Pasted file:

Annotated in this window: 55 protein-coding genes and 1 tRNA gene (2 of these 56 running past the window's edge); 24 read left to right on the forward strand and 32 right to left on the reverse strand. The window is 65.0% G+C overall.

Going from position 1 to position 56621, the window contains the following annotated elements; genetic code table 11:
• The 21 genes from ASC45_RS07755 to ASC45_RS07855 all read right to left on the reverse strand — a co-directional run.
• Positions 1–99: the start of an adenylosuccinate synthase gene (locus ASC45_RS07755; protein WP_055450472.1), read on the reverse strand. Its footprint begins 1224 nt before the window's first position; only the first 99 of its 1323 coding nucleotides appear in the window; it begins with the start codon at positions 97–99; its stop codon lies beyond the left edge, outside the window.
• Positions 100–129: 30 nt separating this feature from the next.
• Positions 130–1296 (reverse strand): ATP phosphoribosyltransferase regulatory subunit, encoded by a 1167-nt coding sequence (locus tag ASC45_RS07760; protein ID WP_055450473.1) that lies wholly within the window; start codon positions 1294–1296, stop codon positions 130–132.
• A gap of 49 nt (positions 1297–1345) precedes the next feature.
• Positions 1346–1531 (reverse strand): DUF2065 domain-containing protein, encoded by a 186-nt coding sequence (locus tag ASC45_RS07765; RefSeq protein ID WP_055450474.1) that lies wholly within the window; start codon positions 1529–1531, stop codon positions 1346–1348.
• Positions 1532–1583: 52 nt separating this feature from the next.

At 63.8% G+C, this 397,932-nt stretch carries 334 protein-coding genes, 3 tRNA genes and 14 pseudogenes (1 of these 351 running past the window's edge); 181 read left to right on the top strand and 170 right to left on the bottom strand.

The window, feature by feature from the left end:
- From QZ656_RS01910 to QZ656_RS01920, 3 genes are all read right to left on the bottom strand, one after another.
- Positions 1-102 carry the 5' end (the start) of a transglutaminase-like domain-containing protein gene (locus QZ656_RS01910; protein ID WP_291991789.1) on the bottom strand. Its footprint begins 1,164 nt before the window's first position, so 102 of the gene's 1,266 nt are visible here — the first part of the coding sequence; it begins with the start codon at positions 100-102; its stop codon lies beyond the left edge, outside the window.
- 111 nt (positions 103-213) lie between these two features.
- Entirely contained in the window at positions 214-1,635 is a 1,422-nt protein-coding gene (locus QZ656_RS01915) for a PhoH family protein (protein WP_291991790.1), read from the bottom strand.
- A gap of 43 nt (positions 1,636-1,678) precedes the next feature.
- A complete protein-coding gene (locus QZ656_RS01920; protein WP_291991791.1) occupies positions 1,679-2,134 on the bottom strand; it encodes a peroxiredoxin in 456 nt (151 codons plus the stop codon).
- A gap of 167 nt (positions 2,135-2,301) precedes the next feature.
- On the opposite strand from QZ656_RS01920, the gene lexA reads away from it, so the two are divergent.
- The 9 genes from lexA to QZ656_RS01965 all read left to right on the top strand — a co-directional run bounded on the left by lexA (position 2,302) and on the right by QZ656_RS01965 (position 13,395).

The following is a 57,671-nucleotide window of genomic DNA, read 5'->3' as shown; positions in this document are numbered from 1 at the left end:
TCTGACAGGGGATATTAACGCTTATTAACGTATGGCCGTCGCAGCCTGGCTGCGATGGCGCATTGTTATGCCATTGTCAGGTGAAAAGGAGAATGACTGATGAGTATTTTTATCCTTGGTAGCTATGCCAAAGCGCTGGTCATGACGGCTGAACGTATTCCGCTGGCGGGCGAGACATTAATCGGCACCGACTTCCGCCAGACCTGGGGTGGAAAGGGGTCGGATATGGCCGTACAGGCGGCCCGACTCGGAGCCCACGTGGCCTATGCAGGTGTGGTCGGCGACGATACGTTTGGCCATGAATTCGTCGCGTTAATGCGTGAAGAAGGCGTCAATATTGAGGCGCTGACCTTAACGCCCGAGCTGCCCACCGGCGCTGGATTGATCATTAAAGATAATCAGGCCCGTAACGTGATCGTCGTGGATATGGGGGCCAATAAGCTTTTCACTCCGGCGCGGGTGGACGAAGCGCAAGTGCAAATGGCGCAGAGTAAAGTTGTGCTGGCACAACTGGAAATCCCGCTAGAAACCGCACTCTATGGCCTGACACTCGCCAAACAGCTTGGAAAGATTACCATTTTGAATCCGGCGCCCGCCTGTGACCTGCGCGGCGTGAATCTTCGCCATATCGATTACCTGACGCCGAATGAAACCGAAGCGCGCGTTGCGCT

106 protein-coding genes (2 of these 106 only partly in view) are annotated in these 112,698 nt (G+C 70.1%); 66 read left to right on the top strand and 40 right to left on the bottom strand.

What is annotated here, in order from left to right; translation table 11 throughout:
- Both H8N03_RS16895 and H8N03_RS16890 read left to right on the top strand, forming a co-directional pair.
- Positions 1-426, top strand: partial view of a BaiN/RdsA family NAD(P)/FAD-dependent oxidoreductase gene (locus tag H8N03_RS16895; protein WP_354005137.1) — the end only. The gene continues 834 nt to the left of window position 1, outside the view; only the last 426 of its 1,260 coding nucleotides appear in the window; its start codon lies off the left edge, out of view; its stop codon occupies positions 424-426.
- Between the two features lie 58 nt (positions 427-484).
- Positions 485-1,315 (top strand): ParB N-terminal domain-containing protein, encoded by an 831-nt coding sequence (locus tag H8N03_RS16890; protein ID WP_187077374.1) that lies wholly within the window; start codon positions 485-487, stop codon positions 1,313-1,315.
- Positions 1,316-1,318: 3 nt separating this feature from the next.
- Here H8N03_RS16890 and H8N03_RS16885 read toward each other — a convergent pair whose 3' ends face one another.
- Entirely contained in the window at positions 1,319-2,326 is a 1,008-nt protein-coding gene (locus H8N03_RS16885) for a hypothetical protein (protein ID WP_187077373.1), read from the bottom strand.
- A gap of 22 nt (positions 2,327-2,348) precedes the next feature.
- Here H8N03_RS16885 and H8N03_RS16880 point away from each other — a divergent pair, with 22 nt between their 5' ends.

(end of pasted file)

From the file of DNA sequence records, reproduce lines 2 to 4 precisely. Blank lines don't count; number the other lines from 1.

Going from position 1 to position 56621, the window contains the following annotated elements; genetic code table 11:
• The 21 genes from ASC45_RS07755 to ASC45_RS07855 all read right to left on the reverse strand — a co-directional run.
• Positions 1–99: the start of an adenylosuccinate synthase gene (locus ASC45_RS07755; protein WP_055450472.1), read on the reverse strand. Its footprint begins 1224 nt before the window's first position; only the first 99 of its 1323 coding nucleotides appear in the window; it begins with the start codon at positions 97–99; its stop codon lies beyond the left edge, outside the window.